More on Mercury Woes
If you’ve been reading my blog for a while, you know how I feel about methylmercury-polluted fish, but this article (that I have quoted below) fleshes out a few more details and considerations, for those of you who are interested. Until we reduce our consumption of goods that cause the release of mercury into the environment (here is a list – the auto industry is the largest source), we have merely managed to push our pollution to the far corners of the globe, as well as on to everyone's dinner plate.
The health risks posed by mercury contaminated fish is sufficient to warrant issuing a worldwide general warning to the public -- especially children and women of childbearing age -- to be careful about how much and which fish they eat. That is one of the key findings comprising "The Madison Declaration on Mercury Pollution" published today in a special issue of the international science journal Ambio. . . .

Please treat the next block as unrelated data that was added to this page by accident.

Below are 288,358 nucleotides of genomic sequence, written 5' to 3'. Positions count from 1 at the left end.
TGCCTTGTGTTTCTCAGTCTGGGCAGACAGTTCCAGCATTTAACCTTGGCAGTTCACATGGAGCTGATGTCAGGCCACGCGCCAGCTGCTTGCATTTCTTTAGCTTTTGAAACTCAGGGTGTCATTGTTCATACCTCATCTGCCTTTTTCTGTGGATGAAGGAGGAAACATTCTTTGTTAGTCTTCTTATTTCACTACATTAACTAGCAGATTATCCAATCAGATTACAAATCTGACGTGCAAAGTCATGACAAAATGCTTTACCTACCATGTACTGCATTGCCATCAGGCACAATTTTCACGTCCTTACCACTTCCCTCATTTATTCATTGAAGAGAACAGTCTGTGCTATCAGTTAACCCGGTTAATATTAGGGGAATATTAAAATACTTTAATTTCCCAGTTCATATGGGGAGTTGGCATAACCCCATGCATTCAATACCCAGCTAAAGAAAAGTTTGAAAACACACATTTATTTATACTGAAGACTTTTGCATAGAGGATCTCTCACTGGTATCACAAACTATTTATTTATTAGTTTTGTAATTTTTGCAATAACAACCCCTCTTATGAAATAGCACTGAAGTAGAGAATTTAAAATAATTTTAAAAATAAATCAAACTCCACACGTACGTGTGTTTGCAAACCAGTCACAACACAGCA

Methyl mercury levels in fish-eating birds and mammals in some parts of the world are reaching toxic levels, which may lead to population declines in these species and possibly in fish populations as well. . . .
Increased mercury emissions from developing countries over the last 30 years have offset decreased emissions from developed nations. . . .
New evidence indicates that methylmercury exposure may increase the risk of cardiovascular disease, particularly in adult men. . . .
The concentration of methylmercury in fish in freshwater and coastal ecosystems can be expected to decline with reduced mercury inputs; however, the rate of decline is expected to vary among water bodies, depending on the characteristics of a particular ecosystem.